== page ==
Some of my favorite candy-making moments aren't actually about the candy at all. Part of the appeal--the wonder, even--of cooking candy is the amazing chemical reactions that turn ordinary ingredients into entirely different products. Heating granulated sugar and watching it melt, boil, and then re-harden into brittle sheets is remarkable to me. I'm not a chemist, so I can't always explain the details of the transformation, but sometimes it's enough to just notice and appreciate it.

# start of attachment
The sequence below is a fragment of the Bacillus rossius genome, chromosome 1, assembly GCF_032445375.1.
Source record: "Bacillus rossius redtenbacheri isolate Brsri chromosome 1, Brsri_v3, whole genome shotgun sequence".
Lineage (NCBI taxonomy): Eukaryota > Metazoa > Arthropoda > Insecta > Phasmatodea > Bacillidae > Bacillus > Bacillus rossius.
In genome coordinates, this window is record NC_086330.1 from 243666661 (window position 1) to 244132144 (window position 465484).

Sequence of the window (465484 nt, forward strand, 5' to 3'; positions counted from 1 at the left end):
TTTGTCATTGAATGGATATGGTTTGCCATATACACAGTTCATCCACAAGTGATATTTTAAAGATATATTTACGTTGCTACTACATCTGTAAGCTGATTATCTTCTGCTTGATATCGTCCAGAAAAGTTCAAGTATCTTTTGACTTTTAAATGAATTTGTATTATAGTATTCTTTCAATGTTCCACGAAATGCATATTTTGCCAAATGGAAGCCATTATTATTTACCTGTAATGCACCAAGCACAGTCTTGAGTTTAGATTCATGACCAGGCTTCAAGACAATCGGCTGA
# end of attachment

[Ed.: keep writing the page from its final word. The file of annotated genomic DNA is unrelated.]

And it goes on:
This recipe for Chocolate-Dipped Honeycomb got me thinking anew about the chemistry of candy. The process is pretty simple: a sugar and honey syrup is cooked to a high temperature, then baking soda is added at the end. The baking soda causes the syrup to foam up and develop thousands of air bubbles. The finished candy retains these bubbles, so it literally has a honeycomb-like structure and a lighter-than-air texture. Amazing! The taste is equally amazing, especially when you dip the honeycomb shards in melted chocolate, to resemble Violet Crumble candy bars. The honeycomb can also be eaten plain, but be warned that it soaks up moisture like a sponge. If you leave it uncovered for even a few hours, it will begin to turn sticky, and you will soon have a soggy mess instead of a beautiful candy.